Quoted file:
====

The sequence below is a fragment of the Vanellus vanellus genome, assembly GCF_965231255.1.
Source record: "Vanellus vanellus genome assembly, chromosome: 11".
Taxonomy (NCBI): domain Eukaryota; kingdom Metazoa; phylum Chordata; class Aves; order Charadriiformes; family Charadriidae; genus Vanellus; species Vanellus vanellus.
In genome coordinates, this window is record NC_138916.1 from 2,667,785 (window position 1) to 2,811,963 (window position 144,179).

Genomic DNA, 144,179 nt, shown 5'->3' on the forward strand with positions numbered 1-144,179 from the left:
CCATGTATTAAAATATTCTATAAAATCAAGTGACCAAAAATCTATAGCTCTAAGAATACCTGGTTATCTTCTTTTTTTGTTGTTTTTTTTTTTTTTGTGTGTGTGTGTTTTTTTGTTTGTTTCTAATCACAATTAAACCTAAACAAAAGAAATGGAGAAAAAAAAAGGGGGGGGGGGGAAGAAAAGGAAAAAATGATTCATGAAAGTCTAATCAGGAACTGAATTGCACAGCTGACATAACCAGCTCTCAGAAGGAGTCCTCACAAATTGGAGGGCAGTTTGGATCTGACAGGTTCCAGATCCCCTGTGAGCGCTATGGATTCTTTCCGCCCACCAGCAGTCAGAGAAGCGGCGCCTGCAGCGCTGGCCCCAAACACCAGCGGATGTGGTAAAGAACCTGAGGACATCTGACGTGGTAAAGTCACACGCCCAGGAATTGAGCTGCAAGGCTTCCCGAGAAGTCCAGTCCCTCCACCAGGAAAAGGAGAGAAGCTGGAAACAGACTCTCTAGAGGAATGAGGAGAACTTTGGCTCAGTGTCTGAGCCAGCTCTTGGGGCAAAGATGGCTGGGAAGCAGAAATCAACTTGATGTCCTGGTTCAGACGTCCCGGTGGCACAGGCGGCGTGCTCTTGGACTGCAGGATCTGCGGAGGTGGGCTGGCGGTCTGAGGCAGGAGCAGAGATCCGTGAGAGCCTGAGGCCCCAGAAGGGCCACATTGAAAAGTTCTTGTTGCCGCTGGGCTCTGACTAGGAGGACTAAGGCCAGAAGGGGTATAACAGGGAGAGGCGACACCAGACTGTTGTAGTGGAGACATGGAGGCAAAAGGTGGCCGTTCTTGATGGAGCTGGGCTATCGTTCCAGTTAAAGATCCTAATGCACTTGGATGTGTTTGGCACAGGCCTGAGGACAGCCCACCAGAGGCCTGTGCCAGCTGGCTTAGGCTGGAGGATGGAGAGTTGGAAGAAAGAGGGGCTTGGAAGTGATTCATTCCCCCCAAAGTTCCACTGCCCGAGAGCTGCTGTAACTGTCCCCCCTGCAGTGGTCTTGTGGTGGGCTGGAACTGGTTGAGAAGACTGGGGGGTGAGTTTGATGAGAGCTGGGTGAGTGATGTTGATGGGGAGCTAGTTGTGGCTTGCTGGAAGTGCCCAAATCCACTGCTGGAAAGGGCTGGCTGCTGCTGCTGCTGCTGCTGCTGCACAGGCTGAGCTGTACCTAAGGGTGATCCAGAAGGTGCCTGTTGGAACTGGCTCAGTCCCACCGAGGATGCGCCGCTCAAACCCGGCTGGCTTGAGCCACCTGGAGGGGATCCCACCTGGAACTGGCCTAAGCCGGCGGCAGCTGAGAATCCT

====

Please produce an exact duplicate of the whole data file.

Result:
The sequence below is a fragment of the Vanellus vanellus genome, assembly GCF_965231255.1.
Source record: "Vanellus vanellus genome assembly, chromosome: 11".
Taxonomy (NCBI): domain Eukaryota; kingdom Metazoa; phylum Chordata; class Aves; order Charadriiformes; family Charadriidae; genus Vanellus; species Vanellus vanellus.
In genome coordinates, this window is record NC_138916.1 from 2,667,785 (window position 1) to 2,811,963 (window position 144,179).

Genomic DNA, 144,179 nt, shown 5'->3' on the forward strand with positions numbered 1-144,179 from the left:
CCATGTATTAAAATATTCTATAAAATCAAGTGACCAAAAATCTATAGCTCTAAGAATACCTGGTTATCTTCTTTTTTTGTTGTTTTTTTTTTTTTTGTGTGTGTGTGTTTTTTTGTTTGTTTCTAATCACAATTAAACCTAAACAAAAGAAATGGAGAAAAAAAAAGGGGGGGGGGGGAAGAAAAGGAAAAAATGATTCATGAAAGTCTAATCAGGAACTGAATTGCACAGCTGACATAACCAGCTCTCAGAAGGAGTCCTCACAAATTGGAGGGCAGTTTGGATCTGACAGGTTCCAGATCCCCTGTGAGCGCTATGGATTCTTTCCGCCCACCAGCAGTCAGAGAAGCGGCGCCTGCAGCGCTGGCCCCAAACACCAGCGGATGTGGTAAAGAACCTGAGGACATCTGACGTGGTAAAGTCACACGCCCAGGAATTGAGCTGCAAGGCTTCCCGAGAAGTCCAGTCCCTCCACCAGGAAAAGGAGAGAAGCTGGAAACAGACTCTCTAGAGGAATGAGGAGAACTTTGGCTCAGTGTCTGAGCCAGCTCTTGGGGCAAAGATGGCTGGGAAGCAGAAATCAACTTGATGTCCTGGTTCAGACGTCCCGGTGGCACAGGCGGCGTGCTCTTGGACTGCAGGATCTGCGGAGGTGGGCTGGCGGTCTGAGGCAGGAGCAGAGATCCGTGAGAGCCTGAGGCCCCAGAAGGGCCACATTGAAAAGTTCTTGTTGCCGCTGGGCTCTGACTAGGAGGACTAAGGCCAGAAGGGGTATAACAGGGAGAGGCGACACCAGACTGTTGTAGTGGAGACATGGAGGCAAAAGGTGGCCGTTCTTGATGGAGCTGGGCTATCGTTCCAGTTAAAGATCCTAATGCACTTGGATGTGTTTGGCACAGGCCTGAGGACAGCCCACCAGAGGCCTGTGCCAGCTGGCTTAGGCTGGAGGATGGAGAGTTGGAAGAAAGAGGGGCTTGGAAGTGATTCATTCCCCCCAAAGTTCCACTGCCCGAGAGCTGCTGTAACTGTCCCCCCTGCAGTGGTCTTGTGGTGGGCTGGAACTGGTTGAGAAGACTGGGGGGTGAGTTTGATGAGAGCTGGGTGAGTGATGTTGATGGGGAGCTAGTTGTGGCTTGCTGGAAGTGCCCAAATCCACTGCTGGAAAGGGCTGGCTGCTGCTGCTGCTGCTGCTGCTGCACAGGCTGAGCTGTACCTAAGGGTGATCCAGAAGGTGCCTGTTGGAACTGGCTCAGTCCCACCGAGGATGCGCCGCTCAAACCCGGCTGGCTTGAGCCACCTGGAGGGGATCCCACCTGGAACTGGCCTAAGCCGGCGGCAGCTGAGAATCCT